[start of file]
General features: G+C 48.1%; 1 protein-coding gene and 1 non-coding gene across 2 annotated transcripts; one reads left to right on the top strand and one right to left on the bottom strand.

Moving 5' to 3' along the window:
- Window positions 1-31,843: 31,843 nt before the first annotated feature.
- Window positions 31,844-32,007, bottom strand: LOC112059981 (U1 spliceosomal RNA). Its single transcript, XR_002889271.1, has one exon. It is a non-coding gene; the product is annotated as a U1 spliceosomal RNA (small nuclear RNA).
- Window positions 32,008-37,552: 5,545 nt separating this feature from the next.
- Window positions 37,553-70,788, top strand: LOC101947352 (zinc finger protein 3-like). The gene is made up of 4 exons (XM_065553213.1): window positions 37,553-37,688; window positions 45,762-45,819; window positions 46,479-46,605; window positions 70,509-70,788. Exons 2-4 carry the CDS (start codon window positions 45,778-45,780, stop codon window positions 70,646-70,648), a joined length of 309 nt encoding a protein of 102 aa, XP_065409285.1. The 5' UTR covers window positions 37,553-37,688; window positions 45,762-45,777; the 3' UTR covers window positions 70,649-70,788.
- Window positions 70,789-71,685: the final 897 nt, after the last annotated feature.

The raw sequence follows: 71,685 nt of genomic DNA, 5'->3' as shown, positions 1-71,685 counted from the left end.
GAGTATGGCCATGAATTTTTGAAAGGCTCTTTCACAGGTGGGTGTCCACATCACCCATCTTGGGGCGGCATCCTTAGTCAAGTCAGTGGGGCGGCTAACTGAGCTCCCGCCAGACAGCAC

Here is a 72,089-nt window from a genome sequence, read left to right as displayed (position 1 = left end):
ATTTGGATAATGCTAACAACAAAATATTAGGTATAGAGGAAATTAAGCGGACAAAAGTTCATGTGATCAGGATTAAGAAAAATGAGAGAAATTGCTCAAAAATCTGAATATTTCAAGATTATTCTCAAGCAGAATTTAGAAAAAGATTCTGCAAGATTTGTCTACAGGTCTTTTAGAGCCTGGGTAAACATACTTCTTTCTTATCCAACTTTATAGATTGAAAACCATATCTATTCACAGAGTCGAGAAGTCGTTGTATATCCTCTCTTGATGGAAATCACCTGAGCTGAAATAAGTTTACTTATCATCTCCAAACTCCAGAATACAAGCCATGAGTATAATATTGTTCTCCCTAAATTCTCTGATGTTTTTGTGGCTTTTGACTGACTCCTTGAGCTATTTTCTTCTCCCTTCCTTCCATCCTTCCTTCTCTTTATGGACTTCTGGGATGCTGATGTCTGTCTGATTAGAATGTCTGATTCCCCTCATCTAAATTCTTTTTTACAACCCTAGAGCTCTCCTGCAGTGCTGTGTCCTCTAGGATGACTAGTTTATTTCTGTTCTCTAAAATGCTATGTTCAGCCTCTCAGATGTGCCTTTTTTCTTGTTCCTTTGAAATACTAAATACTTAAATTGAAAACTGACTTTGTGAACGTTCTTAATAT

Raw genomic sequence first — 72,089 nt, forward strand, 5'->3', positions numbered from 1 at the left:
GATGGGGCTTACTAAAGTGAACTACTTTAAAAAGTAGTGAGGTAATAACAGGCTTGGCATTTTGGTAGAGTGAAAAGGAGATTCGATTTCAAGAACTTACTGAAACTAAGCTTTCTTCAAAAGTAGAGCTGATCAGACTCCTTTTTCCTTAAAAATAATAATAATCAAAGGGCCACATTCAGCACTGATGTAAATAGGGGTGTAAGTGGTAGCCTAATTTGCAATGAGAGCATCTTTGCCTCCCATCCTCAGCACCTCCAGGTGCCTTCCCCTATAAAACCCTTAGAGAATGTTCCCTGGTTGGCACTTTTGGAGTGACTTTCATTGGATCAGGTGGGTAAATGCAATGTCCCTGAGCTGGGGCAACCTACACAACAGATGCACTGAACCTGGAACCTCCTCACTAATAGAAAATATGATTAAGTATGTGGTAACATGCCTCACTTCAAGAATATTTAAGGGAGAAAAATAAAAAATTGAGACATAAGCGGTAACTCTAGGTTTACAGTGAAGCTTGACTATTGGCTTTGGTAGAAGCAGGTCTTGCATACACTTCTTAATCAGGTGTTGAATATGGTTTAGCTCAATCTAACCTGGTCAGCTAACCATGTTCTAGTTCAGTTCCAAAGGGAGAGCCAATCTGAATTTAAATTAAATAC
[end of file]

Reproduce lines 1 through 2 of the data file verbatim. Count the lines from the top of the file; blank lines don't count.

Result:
General features: G+C 48.1%; 1 protein-coding gene and 1 non-coding gene across 2 annotated transcripts; one reads left to right on the top strand and one right to left on the bottom strand.

Moving 5' to 3' along the window: